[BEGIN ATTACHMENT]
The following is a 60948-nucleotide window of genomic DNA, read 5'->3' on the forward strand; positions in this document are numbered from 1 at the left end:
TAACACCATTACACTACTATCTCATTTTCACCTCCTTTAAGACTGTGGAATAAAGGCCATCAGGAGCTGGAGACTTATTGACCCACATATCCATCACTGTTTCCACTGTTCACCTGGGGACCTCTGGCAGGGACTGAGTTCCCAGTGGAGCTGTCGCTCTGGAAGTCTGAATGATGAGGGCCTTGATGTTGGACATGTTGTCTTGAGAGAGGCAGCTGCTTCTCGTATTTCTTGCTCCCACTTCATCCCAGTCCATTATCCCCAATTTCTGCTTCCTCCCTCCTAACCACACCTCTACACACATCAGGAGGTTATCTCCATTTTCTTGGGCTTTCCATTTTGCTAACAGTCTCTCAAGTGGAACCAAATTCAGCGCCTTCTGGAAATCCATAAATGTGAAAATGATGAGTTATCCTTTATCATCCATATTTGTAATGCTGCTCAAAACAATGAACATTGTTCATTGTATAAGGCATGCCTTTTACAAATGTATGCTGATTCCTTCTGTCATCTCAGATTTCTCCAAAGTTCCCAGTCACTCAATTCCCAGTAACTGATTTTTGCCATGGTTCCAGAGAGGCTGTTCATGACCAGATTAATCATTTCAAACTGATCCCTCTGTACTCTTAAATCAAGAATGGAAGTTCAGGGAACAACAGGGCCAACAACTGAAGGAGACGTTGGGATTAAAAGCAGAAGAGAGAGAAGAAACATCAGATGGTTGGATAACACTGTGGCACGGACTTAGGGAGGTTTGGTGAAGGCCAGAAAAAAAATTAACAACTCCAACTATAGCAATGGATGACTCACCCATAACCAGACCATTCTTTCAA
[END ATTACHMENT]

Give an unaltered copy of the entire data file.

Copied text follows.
The following is a 60948-nucleotide window of genomic DNA, read 5'->3' on the forward strand; positions in this document are numbered from 1 at the left end:
TAACACCATTACACTACTATCTCATTTTCACCTCCTTTAAGACTGTGGAATAAAGGCCATCAGGAGCTGGAGACTTATTGACCCACATATCCATCACTGTTTCCACTGTTCACCTGGGGACCTCTGGCAGGGACTGAGTTCCCAGTGGAGCTGTCGCTCTGGAAGTCTGAATGATGAGGGCCTTGATGTTGGACATGTTGTCTTGAGAGAGGCAGCTGCTTCTCGTATTTCTTGCTCCCACTTCATCCCAGTCCATTATCCCCAATTTCTGCTTCCTCCCTCCTAACCACACCTCTACACACATCAGGAGGTTATCTCCATTTTCTTGGGCTTTCCATTTTGCTAACAGTCTCTCAAGTGGAACCAAATTCAGCGCCTTCTGGAAATCCATAAATGTGAAAATGATGAGTTATCCTTTATCATCCATATTTGTAATGCTGCTCAAAACAATGAACATTGTTCATTGTATAAGGCATGCCTTTTACAAATGTATGCTGATTCCTTCTGTCATCTCAGATTTCTCCAAAGTTCCCAGTCACTCAATTCCCAGTAACTGATTTTTGCCATGGTTCCAGAGAGGCTGTTCATGACCAGATTAATCATTTCAAACTGATCCCTCTGTACTCTTAAATCAAGAATGGAAGTTCAGGGAACAACAGGGCCAACAACTGAAGGAGACGTTGGGATTAAAAGCAGAAGAGAGAGAAGAAACATCAGATGGTTGGATAACACTGTGGCACGGACTTAGGGAGGTTTGGTGAAGGCCAGAAAAAAAATTAACAACTCCAACTATAGCAATGGATGACTCACCCATAACCAGACCATTCTTTCAA